Advertising
Advertising

Useful Tips for Taking Care of Your First Born Baby

Useful Tips for Taking Care of Your First Born Baby

Congratulations on becoming a parent! Welcome to an awesome, hilarious, challenging, wild ride. My husband and I had 3 kids within 19 months, and I’m not going to lie, those first months with the twins are pretty much a blur. The first weeks with a new baby are a mixture of more love than you ever imagined possible, over-the-moon joy, and complete, total exhaustion.

Here are some tips from my friends and I to make the first months with your first born baby easier.

Items to purchase

1. More isn’t always better. “You don’t need all the stuff they tell you to buy. Keep it simple,” advises Jennifer Thorson of Sioux Falls, South Dakota.

2. Hand-me-downs are great. We’ve inherited tons of clothes from friends whose kids outgrew them. As our children outgrow them, we pass them along to other friends who are having babies. This has saved us — and our friends — so much money, and has been especially nice when the kids are growing fast and going through different sizes quickly.

Outings with your little one

3. Get out of the house with your baby. “Don’t be afraid to do things with your kids, even when they are teeny tiny. Bring them everywhere. They will get used to being out and about,” advises Cassidy Bjorklund, a mom of 3 in Moorhead, Minnesota.

4. Fit baby into your life. If you like to travel, continue to travel. Sara Hagenbeck, a mom of 3, shares some of her favorite advice. “The best advice I received was to fit your baby into your life — don’t change your life for your baby…If you travel, travel with baby. If you’re outdoorsy, bring baby with. Then picture you traveling with the special light/sound machine, wipe warmer, giant special toys, bottle warmers…all those extras you realize you don’t really need. From day one at home, bed time has always been simple. Put the baby on his or her bed, no lights/vibrations/music, no toys, because we travel to grandparents houses, hotels, etc. It makes life so much easier that our kids ‘fit’ into our lives!”

5. Bring your child many places. Alison Krueger, a mother in Mapleton, North Dakota, has enjoyed bringing her daughter just about everywhere. “While creating a schedule is helpful, don’t be afraid to go off of schedule to be able to experience things with your child. Take them anywhere and everywhere you can. You learn so much about your child and yourself by experiencing all things. I’ve loved to watch Lia grow and love that at a young age she could hold conversations with adults. She has grown to be a curious and fun child with all she’s gotten to experience with us.”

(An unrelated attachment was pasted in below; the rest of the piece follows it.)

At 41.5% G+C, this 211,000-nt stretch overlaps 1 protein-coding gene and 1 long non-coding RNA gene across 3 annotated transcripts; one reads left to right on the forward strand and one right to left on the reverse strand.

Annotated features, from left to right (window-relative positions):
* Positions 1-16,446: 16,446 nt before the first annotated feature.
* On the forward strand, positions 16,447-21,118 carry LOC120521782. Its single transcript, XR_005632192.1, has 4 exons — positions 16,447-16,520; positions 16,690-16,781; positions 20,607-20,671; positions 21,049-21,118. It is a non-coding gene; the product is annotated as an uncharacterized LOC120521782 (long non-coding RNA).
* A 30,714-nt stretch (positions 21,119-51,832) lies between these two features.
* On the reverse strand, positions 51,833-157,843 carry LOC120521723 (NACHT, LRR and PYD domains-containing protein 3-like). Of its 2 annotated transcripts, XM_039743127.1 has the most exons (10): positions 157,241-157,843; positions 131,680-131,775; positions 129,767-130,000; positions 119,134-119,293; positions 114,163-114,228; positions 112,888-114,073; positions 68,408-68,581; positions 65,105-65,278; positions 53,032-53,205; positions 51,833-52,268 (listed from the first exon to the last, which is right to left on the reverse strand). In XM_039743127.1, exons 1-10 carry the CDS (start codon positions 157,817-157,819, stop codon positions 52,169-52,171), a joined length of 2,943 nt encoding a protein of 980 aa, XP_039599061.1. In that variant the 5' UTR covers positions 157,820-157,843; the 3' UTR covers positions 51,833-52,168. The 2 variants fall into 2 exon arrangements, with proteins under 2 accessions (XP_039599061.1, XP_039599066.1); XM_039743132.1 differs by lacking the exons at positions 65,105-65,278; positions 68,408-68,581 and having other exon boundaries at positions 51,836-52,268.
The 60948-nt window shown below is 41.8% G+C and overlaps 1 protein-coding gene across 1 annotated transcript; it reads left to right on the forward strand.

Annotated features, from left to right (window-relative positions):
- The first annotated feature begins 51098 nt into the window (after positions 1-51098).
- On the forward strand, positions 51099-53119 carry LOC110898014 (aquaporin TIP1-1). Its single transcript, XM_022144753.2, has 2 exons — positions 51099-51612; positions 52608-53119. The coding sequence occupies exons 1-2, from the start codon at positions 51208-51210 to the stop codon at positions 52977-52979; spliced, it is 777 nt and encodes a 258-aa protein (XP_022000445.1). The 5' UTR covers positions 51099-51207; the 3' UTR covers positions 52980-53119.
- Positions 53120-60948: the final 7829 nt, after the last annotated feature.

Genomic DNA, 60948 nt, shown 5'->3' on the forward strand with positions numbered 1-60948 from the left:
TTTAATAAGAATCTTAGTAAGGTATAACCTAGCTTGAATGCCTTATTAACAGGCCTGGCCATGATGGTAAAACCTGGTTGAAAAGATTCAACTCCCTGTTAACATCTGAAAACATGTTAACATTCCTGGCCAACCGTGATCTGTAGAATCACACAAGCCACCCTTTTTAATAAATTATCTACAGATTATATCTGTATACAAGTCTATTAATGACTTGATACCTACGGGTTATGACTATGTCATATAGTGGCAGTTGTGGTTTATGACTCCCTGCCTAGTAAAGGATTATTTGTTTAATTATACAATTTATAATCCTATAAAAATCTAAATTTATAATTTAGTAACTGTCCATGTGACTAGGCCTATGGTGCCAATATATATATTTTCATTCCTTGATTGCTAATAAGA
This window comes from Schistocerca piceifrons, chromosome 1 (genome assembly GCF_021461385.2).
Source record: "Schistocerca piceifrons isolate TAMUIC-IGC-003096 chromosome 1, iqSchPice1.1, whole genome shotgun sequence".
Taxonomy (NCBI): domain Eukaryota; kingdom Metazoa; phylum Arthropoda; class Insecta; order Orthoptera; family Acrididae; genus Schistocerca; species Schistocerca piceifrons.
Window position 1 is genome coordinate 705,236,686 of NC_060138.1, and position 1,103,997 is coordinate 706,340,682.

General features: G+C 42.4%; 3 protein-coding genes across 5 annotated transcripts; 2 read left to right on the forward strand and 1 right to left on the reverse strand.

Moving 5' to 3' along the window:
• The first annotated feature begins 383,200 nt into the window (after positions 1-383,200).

6. Stroller rides are awesome. All 3 of my kids loved, and still love, stroller rides. Taking them on stroller rides has benefits for parents, too. Getting some exercise and fresh air feels great.

Sleeping

7. Sleep when baby sleeps. “Sleep when they sleep. You’ve gotta get some rest or you won’t do anybody any good. The baby’s going to wake up every two hours, even in the middle of the night, so sleep when they sleep,” says Jason Brookshire, a father of 2 in Hawley, Minnesota.

Advertising

8. You’re better off rested. Missy Conrad agrees with catching some zzz’s when you can. “Sleep when baby sleeps! Easier said then done, I know. But you’re so much better off rested.”

Feedings

9. Be flexible. Lynette Triebwasser, a Hawley, Minnesota mother of 3 (including a set of twins), has this advice for parents: “Follow “routine” and not a rigid schedule. Babies are flexible if parents are flexible. The routine can travel with you easily. Also if nursing — nurse as long as it it mutually agreed upon by both parties. If you nurse 2 weeks, 2 months or 2 years your baby got what they were supposed to get. Don’t let anyone else tell you how long is the “correct” amount of time — or if it’s even the right fit for you.”

10. You’re not a failure if you quit nursing. Christy Ambrose, a mom in Fargo, North Dakota, offers encouraging words to new moms: “If nursing doesn’t work for you, it doesn’t mean you’ve failed. Nursing is frustrating and hard, and can be really painful. And you will probably cry. And all of that is normal, even if it doesn’t seem like it should be that hard, it is! Never let yourself feel like you’ve failed, because as long as you are doing your best, you are doing amazing!”